Is your teenager slowly transforming into a junk food junkie? It’s a real threat to their health — and your sanity. At the very stage they need it most, they opt for junk instead of nutritious foods! The struggle is real.
Nutrition affects the 4 As: athletics, academics, attitude, and appearance. Majorly important to teenagers — and they need to know it. Inflammatory junk foods such as fast food, sodas, potato chips, sweets, etc., cause seriously negative effects.
Junk Food Consequences
- Low energy, sluggishness.
- Inability to focus/concentrate/ADHD (largely affected by artificial dyes and lack of good fats and proteins.)
- Allergies! (Check out The Unhealthy Truth by Robyn O’Brien. Infuriating!)
- Mood swings, anxiety, anger, hormones. (Food can be a big factor in managing mood.)
- Weight gain or risk of obesity.
A change is needed! It’s a lot to take in. But if we can help them adopt a few good habits, we keep them thriving, healthy and happy — straight into adulthood.
I don’t suggest coming in full swing with kale chips and sprouted quinoa burgers. Start slowly. Remember it’s never too late to end junk food habits; but it does start with you.
5 Tips for Feeding Teens
- MODEL GOOD NUTRITION. Practice what you preach. Show your teens how to make healthier choices — like by having grab-and-go options always available — so they learn the connection between good food and good health. It may be hard, but modeling behavior is part of our job as parents.
- MAKE IT RELEVANT. For this to sink in, the nutritional message has to mean something to them. Be specific. Tell them how food affects their growth, their looks, their feelings, their academic and sports performance, or whatever seems to be the most important to the teen during that particular week. Tell your child that eating lots more green leafy vegetables and less dairy or sugar will eliminate breakouts, or skipping the french fries and milkshake might make for a better basketball game.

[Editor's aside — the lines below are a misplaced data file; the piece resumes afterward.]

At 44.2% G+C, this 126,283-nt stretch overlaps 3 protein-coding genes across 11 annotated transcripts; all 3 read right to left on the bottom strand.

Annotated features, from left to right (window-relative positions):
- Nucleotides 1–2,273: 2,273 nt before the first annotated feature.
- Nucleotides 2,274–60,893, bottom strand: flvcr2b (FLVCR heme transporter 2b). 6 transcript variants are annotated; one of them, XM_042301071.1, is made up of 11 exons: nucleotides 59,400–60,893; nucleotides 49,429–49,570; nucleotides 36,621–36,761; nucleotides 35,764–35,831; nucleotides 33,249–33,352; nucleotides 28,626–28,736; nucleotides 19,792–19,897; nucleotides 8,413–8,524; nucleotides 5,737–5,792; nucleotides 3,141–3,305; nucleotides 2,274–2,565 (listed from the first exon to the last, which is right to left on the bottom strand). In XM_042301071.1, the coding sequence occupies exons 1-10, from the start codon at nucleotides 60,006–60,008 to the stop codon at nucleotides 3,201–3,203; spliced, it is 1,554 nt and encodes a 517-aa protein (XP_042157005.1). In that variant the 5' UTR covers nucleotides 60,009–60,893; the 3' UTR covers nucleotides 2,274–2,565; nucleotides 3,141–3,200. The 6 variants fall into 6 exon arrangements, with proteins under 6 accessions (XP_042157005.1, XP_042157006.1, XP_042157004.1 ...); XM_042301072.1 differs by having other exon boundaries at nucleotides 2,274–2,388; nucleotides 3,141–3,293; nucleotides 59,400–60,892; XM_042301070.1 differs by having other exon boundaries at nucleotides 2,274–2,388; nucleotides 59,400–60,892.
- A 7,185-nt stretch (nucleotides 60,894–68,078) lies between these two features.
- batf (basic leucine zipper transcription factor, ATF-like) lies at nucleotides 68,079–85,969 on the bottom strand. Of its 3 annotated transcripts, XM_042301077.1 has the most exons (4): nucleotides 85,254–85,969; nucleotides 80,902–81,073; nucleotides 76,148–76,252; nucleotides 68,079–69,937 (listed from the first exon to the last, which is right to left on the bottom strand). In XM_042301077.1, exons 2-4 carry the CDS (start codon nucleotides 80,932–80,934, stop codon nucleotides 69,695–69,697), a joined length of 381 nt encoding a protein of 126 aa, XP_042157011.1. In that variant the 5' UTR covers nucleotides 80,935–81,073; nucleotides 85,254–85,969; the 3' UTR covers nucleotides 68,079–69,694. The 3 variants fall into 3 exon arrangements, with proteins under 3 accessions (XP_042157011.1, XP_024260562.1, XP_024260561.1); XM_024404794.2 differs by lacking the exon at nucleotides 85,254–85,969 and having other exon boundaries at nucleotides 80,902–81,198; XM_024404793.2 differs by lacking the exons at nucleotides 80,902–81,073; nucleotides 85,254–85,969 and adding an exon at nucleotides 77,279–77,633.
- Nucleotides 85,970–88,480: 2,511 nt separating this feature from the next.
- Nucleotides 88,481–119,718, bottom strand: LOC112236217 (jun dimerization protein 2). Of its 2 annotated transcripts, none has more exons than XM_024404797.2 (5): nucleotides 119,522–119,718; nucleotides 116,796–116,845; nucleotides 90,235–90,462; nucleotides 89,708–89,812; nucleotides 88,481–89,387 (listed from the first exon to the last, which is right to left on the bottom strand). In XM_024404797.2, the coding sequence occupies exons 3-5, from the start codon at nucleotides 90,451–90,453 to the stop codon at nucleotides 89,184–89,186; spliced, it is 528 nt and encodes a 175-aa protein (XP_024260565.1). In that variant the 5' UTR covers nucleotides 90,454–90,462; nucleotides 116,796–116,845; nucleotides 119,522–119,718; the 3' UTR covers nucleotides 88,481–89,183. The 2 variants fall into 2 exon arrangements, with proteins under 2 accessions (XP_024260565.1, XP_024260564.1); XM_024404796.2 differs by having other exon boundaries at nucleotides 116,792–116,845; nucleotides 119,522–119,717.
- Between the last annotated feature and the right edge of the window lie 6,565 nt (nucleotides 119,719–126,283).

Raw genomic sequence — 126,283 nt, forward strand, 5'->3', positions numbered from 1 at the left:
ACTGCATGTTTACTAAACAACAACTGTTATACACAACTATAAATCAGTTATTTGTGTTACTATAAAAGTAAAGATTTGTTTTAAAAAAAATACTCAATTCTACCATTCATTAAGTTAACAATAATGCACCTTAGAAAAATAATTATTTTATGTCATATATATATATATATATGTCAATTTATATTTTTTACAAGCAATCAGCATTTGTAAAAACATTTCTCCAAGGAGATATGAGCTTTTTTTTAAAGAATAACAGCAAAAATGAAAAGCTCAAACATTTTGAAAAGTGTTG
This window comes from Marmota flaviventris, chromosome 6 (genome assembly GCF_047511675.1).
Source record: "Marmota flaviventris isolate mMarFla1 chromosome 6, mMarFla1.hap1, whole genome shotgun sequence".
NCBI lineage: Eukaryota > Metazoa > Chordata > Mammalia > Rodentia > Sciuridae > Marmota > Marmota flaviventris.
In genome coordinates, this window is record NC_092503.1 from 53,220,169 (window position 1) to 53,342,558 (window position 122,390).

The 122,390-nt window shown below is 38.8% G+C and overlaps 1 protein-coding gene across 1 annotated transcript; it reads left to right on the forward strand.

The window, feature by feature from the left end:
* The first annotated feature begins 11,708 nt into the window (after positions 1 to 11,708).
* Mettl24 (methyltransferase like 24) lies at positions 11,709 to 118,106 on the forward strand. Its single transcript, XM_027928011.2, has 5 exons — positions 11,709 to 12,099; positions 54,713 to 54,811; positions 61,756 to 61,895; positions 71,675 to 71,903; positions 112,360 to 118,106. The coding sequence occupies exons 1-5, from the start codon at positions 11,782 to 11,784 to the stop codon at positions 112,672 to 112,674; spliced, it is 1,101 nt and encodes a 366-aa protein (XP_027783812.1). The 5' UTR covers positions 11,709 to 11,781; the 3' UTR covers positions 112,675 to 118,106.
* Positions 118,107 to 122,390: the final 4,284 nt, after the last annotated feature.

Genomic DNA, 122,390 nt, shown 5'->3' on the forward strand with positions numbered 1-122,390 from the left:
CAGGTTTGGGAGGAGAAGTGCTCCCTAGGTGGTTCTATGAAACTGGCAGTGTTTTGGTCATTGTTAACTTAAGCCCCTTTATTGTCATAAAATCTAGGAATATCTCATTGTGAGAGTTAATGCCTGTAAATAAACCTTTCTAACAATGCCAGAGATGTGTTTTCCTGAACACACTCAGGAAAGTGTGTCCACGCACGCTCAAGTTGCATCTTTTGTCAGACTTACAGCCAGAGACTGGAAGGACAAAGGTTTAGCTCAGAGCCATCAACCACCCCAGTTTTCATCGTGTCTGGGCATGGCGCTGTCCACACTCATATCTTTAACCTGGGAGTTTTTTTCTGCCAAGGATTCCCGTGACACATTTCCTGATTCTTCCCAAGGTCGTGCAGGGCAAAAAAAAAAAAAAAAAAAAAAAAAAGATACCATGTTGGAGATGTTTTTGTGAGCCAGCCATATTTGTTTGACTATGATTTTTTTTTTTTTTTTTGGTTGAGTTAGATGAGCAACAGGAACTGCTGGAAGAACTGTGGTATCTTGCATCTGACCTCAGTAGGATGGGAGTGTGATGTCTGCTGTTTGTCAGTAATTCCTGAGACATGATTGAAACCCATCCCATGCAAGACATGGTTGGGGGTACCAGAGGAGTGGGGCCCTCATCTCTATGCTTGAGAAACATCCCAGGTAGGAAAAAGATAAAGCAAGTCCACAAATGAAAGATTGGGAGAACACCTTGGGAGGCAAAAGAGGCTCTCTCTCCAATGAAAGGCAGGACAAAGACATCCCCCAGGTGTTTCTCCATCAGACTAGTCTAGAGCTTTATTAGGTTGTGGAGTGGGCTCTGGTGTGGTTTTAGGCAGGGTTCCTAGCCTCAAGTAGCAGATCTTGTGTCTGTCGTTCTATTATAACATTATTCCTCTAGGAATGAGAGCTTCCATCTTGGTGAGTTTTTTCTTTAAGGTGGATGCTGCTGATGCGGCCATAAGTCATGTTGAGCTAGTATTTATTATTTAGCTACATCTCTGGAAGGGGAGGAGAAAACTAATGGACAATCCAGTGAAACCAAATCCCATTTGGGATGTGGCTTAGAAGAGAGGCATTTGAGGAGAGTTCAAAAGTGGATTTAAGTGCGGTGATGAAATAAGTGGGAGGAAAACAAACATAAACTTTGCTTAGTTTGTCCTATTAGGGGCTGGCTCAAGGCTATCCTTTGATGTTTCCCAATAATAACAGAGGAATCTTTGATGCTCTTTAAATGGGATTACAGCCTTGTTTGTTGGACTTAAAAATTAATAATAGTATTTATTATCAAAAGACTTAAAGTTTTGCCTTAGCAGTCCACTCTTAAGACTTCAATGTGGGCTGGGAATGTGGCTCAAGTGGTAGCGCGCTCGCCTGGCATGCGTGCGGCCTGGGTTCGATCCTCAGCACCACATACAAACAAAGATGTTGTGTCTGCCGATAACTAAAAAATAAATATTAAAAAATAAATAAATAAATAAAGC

- EAT MORE QUALITY PROTEIN — at every meal.The growing teenage brain and body need protein. Protein gives the body the building blocks it needs to repair and renew, and it also serves as a source of energy and keeps them from craving sweets. Try wild fish, organic chicken, grass-fed beef. Nut butters are also good sources of protein — just make sure they are all natural and not loaded with sugars.
- CLEAN OUT THE PANTRY. Start out small with foods containing with artificial colors (banned in Europe) and sweeteners immediately. Artificial sweeteners are known to cause 93 unsavory side effects including brain tumors. Food colorings are known to cause tumors, ADHD, allergies, and lots of other problems. Even replacing superbad junk with organic, non-GMO junk is a non-toxic step in the right direction. But be thorough. Even the most unsuspecting of foods, like bread or tortillas, can have more chemicals in them than you can count — much less pronounce — so read the labels.
- EAT BREAKFAST — the most important meal of the day. This is so true for kids when it comes to brain development, daily energy levels, and ability to focus. Think protein-rich eggs, low-sugar smoothies, oatmeal, breakfast tacos. Fruit Loops are not an option. Sugary cereals and drinks have no place at breakfast — they give brains nothing to function with — and the accompanying sugar spike and drop makes kids cranky. Special note: Breakfast may be your only chance of the day to influence their choices. It also can be a great way to spend a moment with your kids — that you otherwise might not have!
Ultimately, good nutrition comes down to a lifestyle, not a week or so of regimented consumption (returning straight to their favorite junk foods). Armed with an understanding of this, teens can start making informed choices that will support them for the rest of their lives. Thoughts? Questions? Leave a comment!